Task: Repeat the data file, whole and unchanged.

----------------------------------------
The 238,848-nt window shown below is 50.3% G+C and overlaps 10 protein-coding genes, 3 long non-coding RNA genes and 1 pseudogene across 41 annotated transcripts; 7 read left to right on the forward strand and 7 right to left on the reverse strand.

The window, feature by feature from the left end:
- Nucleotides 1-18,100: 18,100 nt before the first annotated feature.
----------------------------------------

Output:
The 238,848-nt window shown below is 50.3% G+C and overlaps 10 protein-coding genes, 3 long non-coding RNA genes and 1 pseudogene across 41 annotated transcripts; 7 read left to right on the forward strand and 7 right to left on the reverse strand.

The window, feature by feature from the left end:
- Nucleotides 1-18,100: 18,100 nt before the first annotated feature.